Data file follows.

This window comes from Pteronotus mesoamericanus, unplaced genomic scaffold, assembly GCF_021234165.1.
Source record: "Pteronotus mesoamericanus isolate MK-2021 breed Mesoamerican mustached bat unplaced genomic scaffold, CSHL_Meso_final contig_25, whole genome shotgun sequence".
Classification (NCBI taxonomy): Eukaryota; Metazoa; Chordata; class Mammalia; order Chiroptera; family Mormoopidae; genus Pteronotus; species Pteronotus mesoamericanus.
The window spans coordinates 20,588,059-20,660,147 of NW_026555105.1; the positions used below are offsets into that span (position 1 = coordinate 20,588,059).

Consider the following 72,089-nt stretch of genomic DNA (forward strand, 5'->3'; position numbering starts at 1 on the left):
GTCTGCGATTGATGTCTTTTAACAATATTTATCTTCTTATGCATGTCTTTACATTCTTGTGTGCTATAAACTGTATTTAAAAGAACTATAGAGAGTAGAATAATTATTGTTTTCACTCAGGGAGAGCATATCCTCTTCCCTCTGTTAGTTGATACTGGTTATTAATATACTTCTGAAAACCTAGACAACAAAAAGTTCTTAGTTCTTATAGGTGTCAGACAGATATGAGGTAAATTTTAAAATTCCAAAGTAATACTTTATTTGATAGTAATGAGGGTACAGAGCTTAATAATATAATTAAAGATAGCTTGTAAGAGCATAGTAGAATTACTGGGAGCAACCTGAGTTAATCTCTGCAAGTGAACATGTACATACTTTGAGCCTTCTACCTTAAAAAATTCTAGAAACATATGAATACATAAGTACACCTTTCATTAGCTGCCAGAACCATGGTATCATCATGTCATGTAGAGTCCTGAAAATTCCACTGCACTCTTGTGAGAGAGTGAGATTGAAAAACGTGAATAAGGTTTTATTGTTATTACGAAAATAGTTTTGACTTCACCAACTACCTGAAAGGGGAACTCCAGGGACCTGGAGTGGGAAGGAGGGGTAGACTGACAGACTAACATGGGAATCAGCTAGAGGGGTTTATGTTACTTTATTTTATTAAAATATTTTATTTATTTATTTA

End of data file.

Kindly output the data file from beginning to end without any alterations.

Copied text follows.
This window comes from Pteronotus mesoamericanus, unplaced genomic scaffold, assembly GCF_021234165.1.
Source record: "Pteronotus mesoamericanus isolate MK-2021 breed Mesoamerican mustached bat unplaced genomic scaffold, CSHL_Meso_final contig_25, whole genome shotgun sequence".
Classification (NCBI taxonomy): Eukaryota; Metazoa; Chordata; class Mammalia; order Chiroptera; family Mormoopidae; genus Pteronotus; species Pteronotus mesoamericanus.
The window spans coordinates 20,588,059-20,660,147 of NW_026555105.1; the positions used below are offsets into that span (position 1 = coordinate 20,588,059).

Consider the following 72,089-nt stretch of genomic DNA (forward strand, 5'->3'; position numbering starts at 1 on the left):
GTCTGCGATTGATGTCTTTTAACAATATTTATCTTCTTATGCATGTCTTTACATTCTTGTGTGCTATAAACTGTATTTAAAAGAACTATAGAGAGTAGAATAATTATTGTTTTCACTCAGGGAGAGCATATCCTCTTCCCTCTGTTAGTTGATACTGGTTATTAATATACTTCTGAAAACCTAGACAACAAAAAGTTCTTAGTTCTTATAGGTGTCAGACAGATATGAGGTAAATTTTAAAATTCCAAAGTAATACTTTATTTGATAGTAATGAGGGTACAGAGCTTAATAATATAATTAAAGATAGCTTGTAAGAGCATAGTAGAATTACTGGGAGCAACCTGAGTTAATCTCTGCAAGTGAACATGTACATACTTTGAGCCTTCTACCTTAAAAAATTCTAGAAACATATGAATACATAAGTACACCTTTCATTAGCTGCCAGAACCATGGTATCATCATGTCATGTAGAGTCCTGAAAATTCCACTGCACTCTTGTGAGAGAGTGAGATTGAAAAACGTGAATAAGGTTTTATTGTTATTACGAAAATAGTTTTGACTTCACCAACTACCTGAAAGGGGAACTCCAGGGACCTGGAGTGGGAAGGAGGGGTAGACTGACAGACTAACATGGGAATCAGCTAGAGGGGTTTATGTTACTTTATTTTATTAAAATATTTTATTTATTTATTTA